The Movie Business

Salman Rushdie on Adaptations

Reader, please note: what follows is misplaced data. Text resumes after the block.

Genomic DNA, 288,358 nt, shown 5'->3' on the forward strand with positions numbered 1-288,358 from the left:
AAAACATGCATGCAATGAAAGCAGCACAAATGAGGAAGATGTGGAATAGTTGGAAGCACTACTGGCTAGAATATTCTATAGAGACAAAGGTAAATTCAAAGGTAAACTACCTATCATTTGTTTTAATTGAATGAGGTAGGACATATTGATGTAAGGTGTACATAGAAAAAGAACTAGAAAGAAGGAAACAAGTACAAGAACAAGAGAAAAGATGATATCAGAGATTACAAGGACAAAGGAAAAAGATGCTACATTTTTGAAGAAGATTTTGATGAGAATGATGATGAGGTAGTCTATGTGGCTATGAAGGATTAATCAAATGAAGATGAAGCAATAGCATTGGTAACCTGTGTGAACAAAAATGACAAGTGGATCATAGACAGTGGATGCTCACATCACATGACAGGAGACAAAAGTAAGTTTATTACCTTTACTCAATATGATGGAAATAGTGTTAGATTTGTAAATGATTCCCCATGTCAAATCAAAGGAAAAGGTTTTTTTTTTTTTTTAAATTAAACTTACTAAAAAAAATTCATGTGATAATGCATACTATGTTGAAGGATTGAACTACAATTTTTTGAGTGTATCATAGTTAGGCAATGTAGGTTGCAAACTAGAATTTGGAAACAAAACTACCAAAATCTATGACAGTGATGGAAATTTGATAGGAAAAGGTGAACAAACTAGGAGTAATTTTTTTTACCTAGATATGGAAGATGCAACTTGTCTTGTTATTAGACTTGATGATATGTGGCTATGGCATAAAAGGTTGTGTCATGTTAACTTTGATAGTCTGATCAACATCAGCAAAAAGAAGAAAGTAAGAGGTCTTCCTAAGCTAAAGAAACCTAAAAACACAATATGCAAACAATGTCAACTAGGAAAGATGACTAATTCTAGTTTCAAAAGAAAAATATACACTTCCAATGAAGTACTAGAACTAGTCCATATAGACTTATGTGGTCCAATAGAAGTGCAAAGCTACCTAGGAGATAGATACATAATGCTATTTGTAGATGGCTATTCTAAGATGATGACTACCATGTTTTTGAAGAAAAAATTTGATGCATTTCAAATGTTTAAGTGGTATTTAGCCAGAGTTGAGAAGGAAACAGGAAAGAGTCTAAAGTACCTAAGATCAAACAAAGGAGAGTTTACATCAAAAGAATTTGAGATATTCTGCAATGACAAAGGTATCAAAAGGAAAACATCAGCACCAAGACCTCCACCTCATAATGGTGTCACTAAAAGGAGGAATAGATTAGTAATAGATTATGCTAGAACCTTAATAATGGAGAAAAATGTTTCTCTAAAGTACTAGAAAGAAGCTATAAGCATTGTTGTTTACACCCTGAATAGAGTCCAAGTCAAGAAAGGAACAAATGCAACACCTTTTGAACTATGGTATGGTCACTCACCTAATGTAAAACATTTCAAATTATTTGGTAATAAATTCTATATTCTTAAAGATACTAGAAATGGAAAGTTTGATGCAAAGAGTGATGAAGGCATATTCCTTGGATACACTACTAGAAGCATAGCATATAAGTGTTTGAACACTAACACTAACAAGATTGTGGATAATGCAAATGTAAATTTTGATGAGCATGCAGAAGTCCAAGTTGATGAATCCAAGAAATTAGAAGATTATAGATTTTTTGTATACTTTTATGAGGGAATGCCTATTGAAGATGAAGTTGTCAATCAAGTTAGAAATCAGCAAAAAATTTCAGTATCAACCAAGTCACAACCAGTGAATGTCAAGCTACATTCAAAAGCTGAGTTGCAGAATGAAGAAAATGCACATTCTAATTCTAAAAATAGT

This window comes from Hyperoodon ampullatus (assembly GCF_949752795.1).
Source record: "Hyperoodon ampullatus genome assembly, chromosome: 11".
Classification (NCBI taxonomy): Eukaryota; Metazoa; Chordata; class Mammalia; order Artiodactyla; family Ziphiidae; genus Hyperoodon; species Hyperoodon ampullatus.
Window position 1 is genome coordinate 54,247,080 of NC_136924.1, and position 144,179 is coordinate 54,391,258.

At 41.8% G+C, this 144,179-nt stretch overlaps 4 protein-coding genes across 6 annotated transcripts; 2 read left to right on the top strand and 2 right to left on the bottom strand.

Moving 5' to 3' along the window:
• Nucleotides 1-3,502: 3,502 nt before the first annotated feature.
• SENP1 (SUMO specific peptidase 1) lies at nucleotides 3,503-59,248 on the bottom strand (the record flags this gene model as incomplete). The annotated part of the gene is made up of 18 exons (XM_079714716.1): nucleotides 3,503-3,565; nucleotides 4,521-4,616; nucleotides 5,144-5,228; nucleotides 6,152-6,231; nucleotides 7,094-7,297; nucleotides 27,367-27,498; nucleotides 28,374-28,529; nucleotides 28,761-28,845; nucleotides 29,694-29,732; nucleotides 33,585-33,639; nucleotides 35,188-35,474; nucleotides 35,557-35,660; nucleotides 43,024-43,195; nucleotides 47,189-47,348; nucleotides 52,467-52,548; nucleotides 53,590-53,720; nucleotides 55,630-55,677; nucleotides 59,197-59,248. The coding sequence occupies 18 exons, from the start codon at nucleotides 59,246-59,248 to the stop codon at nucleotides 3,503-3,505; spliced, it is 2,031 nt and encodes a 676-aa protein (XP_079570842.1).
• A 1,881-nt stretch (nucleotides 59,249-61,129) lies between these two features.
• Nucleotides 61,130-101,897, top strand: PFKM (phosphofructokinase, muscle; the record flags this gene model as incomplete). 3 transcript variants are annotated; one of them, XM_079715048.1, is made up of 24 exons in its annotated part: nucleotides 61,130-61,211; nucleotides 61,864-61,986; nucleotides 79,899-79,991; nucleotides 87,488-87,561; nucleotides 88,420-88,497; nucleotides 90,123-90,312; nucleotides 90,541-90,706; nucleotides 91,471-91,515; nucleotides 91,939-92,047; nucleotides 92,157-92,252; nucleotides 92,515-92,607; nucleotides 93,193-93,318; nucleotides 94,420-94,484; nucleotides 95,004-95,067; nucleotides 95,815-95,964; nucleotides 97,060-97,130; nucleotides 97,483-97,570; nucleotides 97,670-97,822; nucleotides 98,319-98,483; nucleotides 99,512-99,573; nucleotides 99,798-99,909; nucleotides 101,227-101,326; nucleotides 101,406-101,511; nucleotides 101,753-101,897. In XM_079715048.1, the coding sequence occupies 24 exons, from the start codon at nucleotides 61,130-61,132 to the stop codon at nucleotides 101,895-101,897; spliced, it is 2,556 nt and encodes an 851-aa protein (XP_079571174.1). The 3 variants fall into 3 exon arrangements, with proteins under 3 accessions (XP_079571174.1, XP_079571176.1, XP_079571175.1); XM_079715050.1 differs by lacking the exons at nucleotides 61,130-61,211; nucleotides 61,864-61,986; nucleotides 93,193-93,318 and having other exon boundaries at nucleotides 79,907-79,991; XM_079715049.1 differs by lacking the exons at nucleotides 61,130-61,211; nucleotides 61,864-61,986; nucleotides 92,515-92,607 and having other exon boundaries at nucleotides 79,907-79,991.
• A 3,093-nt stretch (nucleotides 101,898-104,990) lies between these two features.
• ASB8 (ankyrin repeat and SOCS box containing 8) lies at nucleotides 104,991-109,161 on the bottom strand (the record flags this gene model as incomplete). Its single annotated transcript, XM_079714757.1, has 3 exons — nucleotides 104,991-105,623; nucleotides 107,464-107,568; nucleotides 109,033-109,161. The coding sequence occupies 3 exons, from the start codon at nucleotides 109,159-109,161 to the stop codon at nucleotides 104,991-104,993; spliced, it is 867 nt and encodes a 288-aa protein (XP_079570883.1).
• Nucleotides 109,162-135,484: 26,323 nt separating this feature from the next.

At this year’s Academy Awards, it seemed like everything was borrowed. In an article for The Guardian, Salman Rushdie explores what an adaptation means, and whether or not any of this year’s contenders were actually any good at it. He starts with Benjamin Button, that epic spun out of an F. Scott Fitzgerald short story. While Fitzgerald’s original, Rushdie notes, grounded Button in private life, the movie “becomes involved in so many of the public events of his time that the picture might almost have been called Zelig in Reverse, or perhaps Forrest Gump Goes Backwards.” And of the much loved Slumdog, Rushdie criticizes Danny Boyle’s “slum tourism” approach, which he says is loaded with colonialist undertones. Rushdie writes: “As individuals, as communities, as nations, we are the constant adapters of ourselves, and must constantly ask ourselves the question wherein does our finchness lie: what are the things we cannot ever give up unless we wish to cease to be ourselves?”